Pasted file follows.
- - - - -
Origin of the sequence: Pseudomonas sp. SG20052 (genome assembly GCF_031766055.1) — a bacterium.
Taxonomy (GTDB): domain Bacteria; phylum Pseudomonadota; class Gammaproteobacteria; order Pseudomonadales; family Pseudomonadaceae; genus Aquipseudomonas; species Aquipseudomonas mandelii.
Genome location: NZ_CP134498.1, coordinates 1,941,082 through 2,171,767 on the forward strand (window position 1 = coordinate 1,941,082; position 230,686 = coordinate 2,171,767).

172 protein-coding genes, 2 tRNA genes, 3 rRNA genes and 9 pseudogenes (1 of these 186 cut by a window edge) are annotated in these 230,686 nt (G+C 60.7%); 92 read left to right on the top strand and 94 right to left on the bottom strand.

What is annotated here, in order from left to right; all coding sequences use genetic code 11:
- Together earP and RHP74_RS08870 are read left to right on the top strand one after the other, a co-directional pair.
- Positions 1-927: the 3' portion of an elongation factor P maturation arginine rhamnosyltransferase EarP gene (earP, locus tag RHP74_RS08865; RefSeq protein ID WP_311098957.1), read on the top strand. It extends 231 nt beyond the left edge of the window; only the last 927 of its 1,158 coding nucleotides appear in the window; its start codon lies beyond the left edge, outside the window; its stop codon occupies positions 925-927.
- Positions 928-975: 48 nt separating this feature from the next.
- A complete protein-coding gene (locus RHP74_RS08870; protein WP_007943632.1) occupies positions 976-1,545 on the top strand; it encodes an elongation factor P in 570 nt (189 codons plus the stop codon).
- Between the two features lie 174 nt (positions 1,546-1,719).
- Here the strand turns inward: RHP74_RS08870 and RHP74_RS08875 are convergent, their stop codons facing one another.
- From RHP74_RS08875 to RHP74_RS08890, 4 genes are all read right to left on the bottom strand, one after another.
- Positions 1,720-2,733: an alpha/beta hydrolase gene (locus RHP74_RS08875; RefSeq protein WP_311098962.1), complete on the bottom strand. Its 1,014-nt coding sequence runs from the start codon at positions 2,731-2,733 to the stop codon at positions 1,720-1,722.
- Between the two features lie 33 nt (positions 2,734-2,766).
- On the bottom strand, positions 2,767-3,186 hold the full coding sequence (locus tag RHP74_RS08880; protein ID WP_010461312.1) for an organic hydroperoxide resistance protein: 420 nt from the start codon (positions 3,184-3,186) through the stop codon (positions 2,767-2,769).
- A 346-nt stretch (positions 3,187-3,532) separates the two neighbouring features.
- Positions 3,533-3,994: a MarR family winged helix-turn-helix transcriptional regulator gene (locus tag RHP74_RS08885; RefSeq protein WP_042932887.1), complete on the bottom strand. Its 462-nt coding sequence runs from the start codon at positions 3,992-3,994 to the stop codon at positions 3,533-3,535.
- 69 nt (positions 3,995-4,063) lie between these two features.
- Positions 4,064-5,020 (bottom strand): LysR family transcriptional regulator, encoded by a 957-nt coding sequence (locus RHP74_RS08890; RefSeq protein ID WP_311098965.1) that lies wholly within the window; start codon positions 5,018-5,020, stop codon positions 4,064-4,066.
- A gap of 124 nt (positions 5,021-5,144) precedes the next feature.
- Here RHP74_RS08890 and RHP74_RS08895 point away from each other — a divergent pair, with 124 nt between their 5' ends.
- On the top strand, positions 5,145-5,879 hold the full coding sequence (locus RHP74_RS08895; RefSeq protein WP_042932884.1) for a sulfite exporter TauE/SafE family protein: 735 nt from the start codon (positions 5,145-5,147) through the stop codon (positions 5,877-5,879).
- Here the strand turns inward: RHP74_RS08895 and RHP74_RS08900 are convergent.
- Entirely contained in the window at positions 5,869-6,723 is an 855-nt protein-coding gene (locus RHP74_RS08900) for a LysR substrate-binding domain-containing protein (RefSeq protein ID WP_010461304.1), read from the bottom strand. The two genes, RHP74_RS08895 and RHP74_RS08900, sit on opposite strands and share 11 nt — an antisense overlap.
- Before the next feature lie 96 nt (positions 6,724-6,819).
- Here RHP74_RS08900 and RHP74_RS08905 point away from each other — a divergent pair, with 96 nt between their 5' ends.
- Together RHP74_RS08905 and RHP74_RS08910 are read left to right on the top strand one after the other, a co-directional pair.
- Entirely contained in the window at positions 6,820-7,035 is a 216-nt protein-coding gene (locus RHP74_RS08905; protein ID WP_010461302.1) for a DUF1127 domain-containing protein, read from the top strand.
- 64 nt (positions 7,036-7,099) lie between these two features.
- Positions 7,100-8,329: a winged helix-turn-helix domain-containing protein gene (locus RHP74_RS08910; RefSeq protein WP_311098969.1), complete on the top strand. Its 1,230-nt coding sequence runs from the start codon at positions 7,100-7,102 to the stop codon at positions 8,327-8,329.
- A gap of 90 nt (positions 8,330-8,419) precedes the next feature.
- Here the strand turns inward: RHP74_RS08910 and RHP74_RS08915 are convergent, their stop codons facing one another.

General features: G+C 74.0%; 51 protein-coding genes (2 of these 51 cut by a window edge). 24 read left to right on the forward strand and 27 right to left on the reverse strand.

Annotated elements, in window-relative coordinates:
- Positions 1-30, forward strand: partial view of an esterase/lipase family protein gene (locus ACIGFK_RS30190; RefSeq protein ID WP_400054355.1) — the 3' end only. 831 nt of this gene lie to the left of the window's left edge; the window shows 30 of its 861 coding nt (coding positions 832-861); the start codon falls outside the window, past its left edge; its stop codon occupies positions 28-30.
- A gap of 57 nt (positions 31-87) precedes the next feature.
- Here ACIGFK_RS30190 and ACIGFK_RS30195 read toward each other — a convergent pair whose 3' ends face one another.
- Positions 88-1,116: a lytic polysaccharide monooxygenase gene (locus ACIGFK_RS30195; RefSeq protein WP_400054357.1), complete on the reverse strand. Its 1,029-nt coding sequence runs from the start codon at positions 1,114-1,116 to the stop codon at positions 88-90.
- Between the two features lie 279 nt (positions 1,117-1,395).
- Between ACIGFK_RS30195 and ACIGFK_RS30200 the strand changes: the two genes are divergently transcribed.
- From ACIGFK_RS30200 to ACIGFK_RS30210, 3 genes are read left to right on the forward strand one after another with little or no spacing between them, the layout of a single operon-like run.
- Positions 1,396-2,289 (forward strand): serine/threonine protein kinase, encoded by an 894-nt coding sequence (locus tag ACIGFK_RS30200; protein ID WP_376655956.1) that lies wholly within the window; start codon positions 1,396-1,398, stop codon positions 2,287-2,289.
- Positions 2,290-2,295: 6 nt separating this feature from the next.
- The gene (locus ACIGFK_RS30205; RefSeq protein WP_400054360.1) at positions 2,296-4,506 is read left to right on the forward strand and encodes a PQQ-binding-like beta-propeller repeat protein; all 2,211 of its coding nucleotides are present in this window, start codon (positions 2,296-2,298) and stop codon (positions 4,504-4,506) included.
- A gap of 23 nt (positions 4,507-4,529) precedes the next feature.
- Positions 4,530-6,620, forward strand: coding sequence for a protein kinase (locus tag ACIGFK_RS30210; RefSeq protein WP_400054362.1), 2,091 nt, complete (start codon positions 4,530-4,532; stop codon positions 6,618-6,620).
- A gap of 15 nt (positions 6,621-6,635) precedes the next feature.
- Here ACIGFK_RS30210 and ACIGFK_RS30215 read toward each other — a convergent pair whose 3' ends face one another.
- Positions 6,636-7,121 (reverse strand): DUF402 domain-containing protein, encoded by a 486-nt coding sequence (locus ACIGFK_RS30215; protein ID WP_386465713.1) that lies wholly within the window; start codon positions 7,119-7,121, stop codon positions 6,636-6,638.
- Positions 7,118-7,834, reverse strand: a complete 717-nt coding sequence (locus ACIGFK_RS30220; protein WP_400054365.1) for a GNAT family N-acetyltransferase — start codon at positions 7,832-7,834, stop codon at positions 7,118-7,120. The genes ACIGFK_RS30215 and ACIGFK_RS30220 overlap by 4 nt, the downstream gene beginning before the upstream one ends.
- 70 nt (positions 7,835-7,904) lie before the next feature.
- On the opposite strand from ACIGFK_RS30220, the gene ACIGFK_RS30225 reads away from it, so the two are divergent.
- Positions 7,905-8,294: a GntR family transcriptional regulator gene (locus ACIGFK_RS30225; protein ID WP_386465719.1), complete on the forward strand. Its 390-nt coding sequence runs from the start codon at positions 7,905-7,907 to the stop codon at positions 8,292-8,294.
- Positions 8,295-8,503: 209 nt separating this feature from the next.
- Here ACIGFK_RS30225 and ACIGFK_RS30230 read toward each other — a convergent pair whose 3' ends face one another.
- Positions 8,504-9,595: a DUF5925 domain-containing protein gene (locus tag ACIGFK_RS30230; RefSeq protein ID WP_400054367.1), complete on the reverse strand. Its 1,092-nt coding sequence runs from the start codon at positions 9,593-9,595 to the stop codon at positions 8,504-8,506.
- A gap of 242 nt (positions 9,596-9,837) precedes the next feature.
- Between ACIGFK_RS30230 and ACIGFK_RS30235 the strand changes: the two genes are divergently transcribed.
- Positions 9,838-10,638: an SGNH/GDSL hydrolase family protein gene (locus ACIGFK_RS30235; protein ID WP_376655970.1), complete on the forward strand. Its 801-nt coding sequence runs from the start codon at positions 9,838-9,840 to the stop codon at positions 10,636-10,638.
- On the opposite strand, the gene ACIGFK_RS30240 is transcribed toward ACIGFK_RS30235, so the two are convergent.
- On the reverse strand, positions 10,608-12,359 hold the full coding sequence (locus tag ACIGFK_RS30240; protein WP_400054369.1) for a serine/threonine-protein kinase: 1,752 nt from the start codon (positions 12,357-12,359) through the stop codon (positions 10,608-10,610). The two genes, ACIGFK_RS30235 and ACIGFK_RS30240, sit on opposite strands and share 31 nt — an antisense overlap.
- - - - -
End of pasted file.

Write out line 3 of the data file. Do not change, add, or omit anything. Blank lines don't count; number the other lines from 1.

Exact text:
Genome location: NZ_CP134498.1, coordinates 1,941,082 through 2,171,767 on the forward strand (window position 1 = coordinate 1,941,082; position 230,686 = coordinate 2,171,767).